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Chemical Nanoengineering Advance in Designing Light-Controlled Drugs

By BiotechDaily International staff writers
Posted on 03 Jul 2013
Image: Researchers at IRB Barcelona and IBEC design the first peptides regulated by light to modulate biologic processes (Photo courtesy of Laura Nevola).
Image: Researchers at IRB Barcelona and IBEC design the first peptides regulated by light to modulate biologic processes (Photo courtesy of Laura Nevola).
Spanish researchers have been able to design photo-switchable molecules to control protein-protein interactions in a remote and noninvasive way. These applications will serve as a prototype to develop photo-switchable drugs, whose effects would be targeted to a given body region and time, thereby reducing the side effects on other regions.

The study is a result of the European project OpticalBullet, funded by the European Research Council (ERC; Brussels, Belgium). The scientific cooperation between biotechnologists, chemists, and physicists from various Catalan institutes, headed by Dr. Pau Gorostiza, from the Institute for Bioengineering of Catalonia (IBEC; Spain), and Dr. Ernest Giralt, from the Institute for Research in Biomedicine (IRB; Barcelona; Spain), has led to a breakthrough that will help in the development of light-regulated therapeutic molecules. The project was published online June 18, 2013, in the journal Angewandte Chemie.

The design, synthesis and structure of peptides and proteins lab is headed by Dr. Giralt, also senior professor at the University of Barcelona and holder of the 2011 Spanish National Research Prize, has synthesized two peptides, which upon irradiation with light change shape, thereby allowing or preventing a specific protein-protein interaction. The association of these two proteins is required for endocytosis, a process by which cells allow molecules to cross the cell membrane and enter. The Italian scientist Laura Nevola, a postdoctoral researcher who works in Dr. Giralt’s lab, and Andrés Martín-Quirós, a PhD student with Dr. Gorostiza’s lab, coauthors of the study, have spent four years working on the design of photosensitive peptides.

“Photosensitive peptides act like traffic lights and can be made to give a green or red light for cell endocytosis. They are powerful tools for cell biology,” explained Dr. Giralt. “These molecules allow us to use focalized light like a magic wand to control biological processes and to study them,” added the physicist Dr. Gorostiza, ICREA professor, and head of the nanoprobes and nanoswitches lab at IBEC.

The researchers highlight the immediate applicability of these molecules to study, for example, in vitro endocytosis in cancer cells, where this process is uncontrolled, would allow selective inhibition of the proliferation of these cells. Moreover, they would also allow the study of developmental biology, where cells require endocytosis to change shape and function, processes that are orchestrated with great spatial and temporal precision. In this context, photosensitive peptides will allow the manipulation of the complex development of a multicellular organism by means of light patterns. “In view of the results, we are now working towards a general recipe to design photo-switchable inhibitory peptides that can be used to manipulate other protein-protein interactions inside cells by applying light,” clarified the researchers.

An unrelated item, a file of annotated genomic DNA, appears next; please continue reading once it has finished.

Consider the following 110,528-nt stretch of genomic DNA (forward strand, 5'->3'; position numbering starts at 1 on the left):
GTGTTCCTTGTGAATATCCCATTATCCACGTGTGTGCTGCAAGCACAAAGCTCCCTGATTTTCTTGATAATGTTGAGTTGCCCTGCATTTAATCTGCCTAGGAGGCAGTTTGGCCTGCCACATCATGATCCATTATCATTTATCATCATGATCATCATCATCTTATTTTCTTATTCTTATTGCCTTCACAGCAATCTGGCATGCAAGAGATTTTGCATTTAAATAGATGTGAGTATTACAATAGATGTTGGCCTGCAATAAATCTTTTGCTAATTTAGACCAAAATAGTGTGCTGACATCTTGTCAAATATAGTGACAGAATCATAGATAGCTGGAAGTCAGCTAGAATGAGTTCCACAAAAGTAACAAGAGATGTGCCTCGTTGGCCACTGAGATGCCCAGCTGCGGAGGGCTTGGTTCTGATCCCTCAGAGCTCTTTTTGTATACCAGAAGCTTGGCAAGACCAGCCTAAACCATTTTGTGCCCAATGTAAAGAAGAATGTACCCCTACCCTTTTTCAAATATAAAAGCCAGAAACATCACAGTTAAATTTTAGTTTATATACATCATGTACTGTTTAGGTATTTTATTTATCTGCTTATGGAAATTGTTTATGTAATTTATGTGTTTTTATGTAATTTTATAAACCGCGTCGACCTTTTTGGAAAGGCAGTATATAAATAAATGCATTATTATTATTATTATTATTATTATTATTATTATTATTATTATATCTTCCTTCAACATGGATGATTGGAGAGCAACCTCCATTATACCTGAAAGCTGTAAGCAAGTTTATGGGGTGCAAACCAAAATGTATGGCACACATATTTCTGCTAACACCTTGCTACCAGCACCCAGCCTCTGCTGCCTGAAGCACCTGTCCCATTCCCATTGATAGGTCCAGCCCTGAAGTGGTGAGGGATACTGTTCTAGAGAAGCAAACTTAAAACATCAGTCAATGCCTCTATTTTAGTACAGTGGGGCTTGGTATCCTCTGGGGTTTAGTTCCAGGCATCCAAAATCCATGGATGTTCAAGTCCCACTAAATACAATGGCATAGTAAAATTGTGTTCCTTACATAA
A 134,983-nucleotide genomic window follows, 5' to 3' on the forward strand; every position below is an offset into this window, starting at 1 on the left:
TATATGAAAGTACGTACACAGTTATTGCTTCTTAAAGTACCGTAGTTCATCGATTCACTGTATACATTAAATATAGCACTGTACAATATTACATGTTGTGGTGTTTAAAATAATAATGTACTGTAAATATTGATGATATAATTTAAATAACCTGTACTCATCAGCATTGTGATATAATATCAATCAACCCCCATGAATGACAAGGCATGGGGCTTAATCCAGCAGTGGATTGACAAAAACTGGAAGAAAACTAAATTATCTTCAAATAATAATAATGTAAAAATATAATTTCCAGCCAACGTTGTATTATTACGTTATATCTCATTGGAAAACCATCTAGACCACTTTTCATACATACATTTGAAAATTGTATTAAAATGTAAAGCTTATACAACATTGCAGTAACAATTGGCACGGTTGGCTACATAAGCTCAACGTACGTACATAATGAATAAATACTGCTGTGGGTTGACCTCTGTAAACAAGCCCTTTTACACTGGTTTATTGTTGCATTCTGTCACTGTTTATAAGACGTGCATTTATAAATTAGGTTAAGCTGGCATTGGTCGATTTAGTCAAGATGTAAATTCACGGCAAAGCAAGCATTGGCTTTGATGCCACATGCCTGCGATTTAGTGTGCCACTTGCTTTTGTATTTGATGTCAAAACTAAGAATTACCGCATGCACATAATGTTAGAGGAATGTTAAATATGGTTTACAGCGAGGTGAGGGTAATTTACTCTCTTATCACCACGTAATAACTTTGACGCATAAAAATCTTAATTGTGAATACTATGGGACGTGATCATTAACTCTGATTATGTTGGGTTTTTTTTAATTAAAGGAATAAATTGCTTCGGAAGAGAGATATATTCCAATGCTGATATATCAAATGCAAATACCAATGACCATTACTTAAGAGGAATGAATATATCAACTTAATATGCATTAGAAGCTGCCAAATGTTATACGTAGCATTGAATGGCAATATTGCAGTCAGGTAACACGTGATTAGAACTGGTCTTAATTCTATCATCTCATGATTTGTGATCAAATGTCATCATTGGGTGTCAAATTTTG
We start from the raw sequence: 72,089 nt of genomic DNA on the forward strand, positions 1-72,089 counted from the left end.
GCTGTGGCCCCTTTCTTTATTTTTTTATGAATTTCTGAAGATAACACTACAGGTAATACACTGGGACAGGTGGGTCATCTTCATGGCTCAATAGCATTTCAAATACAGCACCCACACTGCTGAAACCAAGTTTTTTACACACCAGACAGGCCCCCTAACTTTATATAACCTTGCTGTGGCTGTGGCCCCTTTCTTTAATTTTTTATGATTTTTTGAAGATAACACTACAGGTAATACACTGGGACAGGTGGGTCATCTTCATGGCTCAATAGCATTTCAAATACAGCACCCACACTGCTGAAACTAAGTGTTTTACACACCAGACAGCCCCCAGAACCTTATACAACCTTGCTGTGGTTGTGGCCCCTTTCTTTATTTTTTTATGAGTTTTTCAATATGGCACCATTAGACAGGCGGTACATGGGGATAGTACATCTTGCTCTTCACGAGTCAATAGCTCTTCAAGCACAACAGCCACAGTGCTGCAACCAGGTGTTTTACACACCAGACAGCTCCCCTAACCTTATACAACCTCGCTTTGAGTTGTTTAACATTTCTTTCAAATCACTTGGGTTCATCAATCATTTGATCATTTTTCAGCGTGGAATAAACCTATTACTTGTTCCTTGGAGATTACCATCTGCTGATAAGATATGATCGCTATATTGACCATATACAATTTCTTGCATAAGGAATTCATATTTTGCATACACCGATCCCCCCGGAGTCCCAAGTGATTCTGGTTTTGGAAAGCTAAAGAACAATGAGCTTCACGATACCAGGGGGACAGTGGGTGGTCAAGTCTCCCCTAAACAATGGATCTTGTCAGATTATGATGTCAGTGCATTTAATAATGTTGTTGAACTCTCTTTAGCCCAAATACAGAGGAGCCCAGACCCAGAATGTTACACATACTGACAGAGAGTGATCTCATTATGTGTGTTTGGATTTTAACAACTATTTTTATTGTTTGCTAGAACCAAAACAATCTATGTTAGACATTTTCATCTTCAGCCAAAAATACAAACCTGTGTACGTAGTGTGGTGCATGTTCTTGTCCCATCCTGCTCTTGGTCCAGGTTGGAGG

“This first breakthrough will allow us to generate the same kind of peptides for chemical-medical applications,” said Dr. Giralt. Dr. Gorostiza was the individual who came up with the notion of engineering biologic and pharmacologic processes through the use of light after spending five years specializing in this field at the University of California in Berkeley. The coordinator of the ERC Starting Grant project OpticalBullet and of the ERC proof of concept Theralight, both involving collaboration with Dr. Giralt’s lab, stated that, “the most immediate therapeutic applications we can expect is for diseases affecting superficial tissue such as the skin, the retina and the most external mucosal membranes.”

The modification of biologic processes by utilizing light is leading to the development of cutting-edge tools for biology and medicine and opening up new research fields, such as optopharmacology and optogenetics. The combination of drugs with external devices to control light may contribute to the development of personalized medicine in which treatments can be adapted to each patient, limiting the time given regions are treated, thus markedly reducing unwanted effects.

To work towards the development of photosensitive drugs, scientists must enhance the photochemical response of the compounds and be able to stimulate them at visible wavelengths. “Prolonged illumination with ultraviolet light is toxic for cells and is therefore a clear limitation as well has having little tissue penetration capacity,” Dr. Giralt explained as an example. Furthermore, the photoconversion of the compounds needs to be improved as does their stability in the dark in order to be able to “on demand, design them in such a way that they relax rapidly when irradiation with light stops or that they “remember” for hours or days the light stimulation received,” added Dr. Gorostiza.

This study has also involved the collaboration of researchers with IRB Barcelona’s Advanced Digital Microscopy Platform, who designed an adhoc program to be able to qualitatively and quantitatively confirm the effects of the peptides inside the cells in real time. Similarly, in the field of biology, the team has been supported by Dr. Artur Llobet’s group at Institut d'Investigació Biomèdica de Bellvitge (IDIBELL; Catalonia, Spain).

Related Links:
Institute for Bioengineering of Catalonia
Institute for Research in Biomedicine
Institut d'Investigació Biomèdica de Bellvitge



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